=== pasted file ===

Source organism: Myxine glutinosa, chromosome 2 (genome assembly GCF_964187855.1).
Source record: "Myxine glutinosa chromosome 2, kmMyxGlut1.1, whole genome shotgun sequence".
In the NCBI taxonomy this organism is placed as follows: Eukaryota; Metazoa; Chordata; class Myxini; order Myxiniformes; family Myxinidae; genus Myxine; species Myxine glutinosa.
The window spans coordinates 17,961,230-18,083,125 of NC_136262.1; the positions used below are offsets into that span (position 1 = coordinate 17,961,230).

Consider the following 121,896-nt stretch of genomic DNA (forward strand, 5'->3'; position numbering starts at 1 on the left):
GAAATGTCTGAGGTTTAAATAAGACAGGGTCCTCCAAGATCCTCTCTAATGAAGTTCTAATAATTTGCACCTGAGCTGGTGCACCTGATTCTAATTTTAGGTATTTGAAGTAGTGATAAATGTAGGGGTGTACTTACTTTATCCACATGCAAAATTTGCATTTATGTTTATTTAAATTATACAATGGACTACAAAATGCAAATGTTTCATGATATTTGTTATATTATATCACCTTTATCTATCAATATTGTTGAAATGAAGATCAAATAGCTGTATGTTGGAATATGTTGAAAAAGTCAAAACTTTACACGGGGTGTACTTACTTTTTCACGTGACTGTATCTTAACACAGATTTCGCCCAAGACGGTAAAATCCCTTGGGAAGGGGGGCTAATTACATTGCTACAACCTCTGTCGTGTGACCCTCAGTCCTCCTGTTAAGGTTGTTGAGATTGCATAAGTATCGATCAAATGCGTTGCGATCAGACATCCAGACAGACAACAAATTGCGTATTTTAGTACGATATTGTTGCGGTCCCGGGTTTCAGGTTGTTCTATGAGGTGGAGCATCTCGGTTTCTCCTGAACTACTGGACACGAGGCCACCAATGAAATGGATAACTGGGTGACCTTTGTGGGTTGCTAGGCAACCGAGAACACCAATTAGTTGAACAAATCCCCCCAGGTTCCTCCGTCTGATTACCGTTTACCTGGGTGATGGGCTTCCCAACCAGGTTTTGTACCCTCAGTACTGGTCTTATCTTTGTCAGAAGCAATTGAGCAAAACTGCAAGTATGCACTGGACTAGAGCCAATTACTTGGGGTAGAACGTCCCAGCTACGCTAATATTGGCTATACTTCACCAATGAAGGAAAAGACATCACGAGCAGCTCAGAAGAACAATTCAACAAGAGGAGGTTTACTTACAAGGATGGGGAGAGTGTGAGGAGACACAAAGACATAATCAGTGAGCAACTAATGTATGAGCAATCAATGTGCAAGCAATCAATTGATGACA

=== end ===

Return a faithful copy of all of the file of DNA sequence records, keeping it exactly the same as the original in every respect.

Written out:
Source organism: Myxine glutinosa, chromosome 2 (genome assembly GCF_964187855.1).
Source record: "Myxine glutinosa chromosome 2, kmMyxGlut1.1, whole genome shotgun sequence".
In the NCBI taxonomy this organism is placed as follows: Eukaryota; Metazoa; Chordata; class Myxini; order Myxiniformes; family Myxinidae; genus Myxine; species Myxine glutinosa.
The window spans coordinates 17,961,230-18,083,125 of NC_136262.1; the positions used below are offsets into that span (position 1 = coordinate 17,961,230).

Consider the following 121,896-nt stretch of genomic DNA (forward strand, 5'->3'; position numbering starts at 1 on the left):
GAAATGTCTGAGGTTTAAATAAGACAGGGTCCTCCAAGATCCTCTCTAATGAAGTTCTAATAATTTGCACCTGAGCTGGTGCACCTGATTCTAATTTTAGGTATTTGAAGTAGTGATAAATGTAGGGGTGTACTTACTTTATCCACATGCAAAATTTGCATTTATGTTTATTTAAATTATACAATGGACTACAAAATGCAAATGTTTCATGATATTTGTTATATTATATCACCTTTATCTATCAATATTGTTGAAATGAAGATCAAATAGCTGTATGTTGGAATATGTTGAAAAAGTCAAAACTTTACACGGGGTGTACTTACTTTTTCACGTGACTGTATCTTAACACAGATTTCGCCCAAGACGGTAAAATCCCTTGGGAAGGGGGGCTAATTACATTGCTACAACCTCTGTCGTGTGACCCTCAGTCCTCCTGTTAAGGTTGTTGAGATTGCATAAGTATCGATCAAATGCGTTGCGATCAGACATCCAGACAGACAACAAATTGCGTATTTTAGTACGATATTGTTGCGGTCCCGGGTTTCAGGTTGTTCTATGAGGTGGAGCATCTCGGTTTCTCCTGAACTACTGGACACGAGGCCACCAATGAAATGGATAACTGGGTGACCTTTGTGGGTTGCTAGGCAACCGAGAACACCAATTAGTTGAACAAATCCCCCCAGGTTCCTCCGTCTGATTACCGTTTACCTGGGTGATGGGCTTCCCAACCAGGTTTTGTACCCTCAGTACTGGTCTTATCTTTGTCAGAAGCAATTGAGCAAAACTGCAAGTATGCACTGGACTAGAGCCAATTACTTGGGGTAGAACGTCCCAGCTACGCTAATATTGGCTATACTTCACCAATGAAGGAAAAGACATCACGAGCAGCTCAGAAGAACAATTCAACAAGAGGAGGTTTACTTACAAGGATGGGGAGAGTGTGAGGAGACACAAAGACATAATCAGTGAGCAACTAATGTATGAGCAATCAATGTGCAAGCAATCAATTGATGACA